houses after a death has taken place, and to leave the corpse alone. Whenever this law has been broken, heretofore, some great misfortune has followed. Whenever it is obeyed, we find that the corpse and the offerings disappear during our absence. Perhaps you have seen the cause."
Then Musō told of the dim and awful Shape that had entered the death-chamber to devour the body and the offerings. No person seemed to be surprised by his narration; and the master of the house observed:—
"What you have told us, reverend Sir, agrees with what has been said about this matter from ancient time."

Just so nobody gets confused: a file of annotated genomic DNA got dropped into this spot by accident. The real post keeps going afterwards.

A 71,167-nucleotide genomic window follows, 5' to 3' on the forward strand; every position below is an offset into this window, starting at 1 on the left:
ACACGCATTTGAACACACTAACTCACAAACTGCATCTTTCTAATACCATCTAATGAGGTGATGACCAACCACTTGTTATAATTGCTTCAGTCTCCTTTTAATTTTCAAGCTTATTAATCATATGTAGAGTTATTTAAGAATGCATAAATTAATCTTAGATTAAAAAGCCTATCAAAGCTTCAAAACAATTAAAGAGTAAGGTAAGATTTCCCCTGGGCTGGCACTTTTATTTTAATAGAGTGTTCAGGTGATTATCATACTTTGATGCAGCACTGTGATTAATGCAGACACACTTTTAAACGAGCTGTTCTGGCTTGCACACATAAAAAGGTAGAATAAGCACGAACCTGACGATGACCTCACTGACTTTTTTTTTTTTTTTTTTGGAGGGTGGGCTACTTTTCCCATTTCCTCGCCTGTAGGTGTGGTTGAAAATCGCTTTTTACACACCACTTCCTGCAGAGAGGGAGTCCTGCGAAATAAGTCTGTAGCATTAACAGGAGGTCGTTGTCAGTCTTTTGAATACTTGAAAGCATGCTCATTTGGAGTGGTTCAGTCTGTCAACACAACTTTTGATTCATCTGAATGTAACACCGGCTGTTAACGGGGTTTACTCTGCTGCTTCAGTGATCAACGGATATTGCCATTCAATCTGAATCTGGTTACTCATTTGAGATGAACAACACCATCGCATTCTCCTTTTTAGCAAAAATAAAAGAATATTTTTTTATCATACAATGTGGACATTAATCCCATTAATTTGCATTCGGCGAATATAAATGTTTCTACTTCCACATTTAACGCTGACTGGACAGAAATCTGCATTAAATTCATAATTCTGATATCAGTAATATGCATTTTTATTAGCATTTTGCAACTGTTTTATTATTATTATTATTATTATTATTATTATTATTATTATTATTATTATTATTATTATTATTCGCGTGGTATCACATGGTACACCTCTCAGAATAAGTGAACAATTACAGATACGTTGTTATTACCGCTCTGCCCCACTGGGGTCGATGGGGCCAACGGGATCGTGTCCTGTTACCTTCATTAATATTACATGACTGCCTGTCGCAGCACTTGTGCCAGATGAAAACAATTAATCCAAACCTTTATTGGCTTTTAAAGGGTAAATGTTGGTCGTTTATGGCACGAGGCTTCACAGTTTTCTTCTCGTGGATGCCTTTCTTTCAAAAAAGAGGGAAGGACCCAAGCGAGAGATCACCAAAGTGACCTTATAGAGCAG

Musō then inquired:—
"Does not the priest on the hill sometimes perform the funeral-service for your dead?"
"What priest?" the young man asked.
"The priest who yesterday evening directed me to this village," answered Musō. "I called at his anjitsu on the hill yonder. He refused me lodging, but told me the way here."
The listeners looked at each other, as in astonishment; and, after a moment of silence, the master of the house said:—
"Reverend Sir, there is no priest and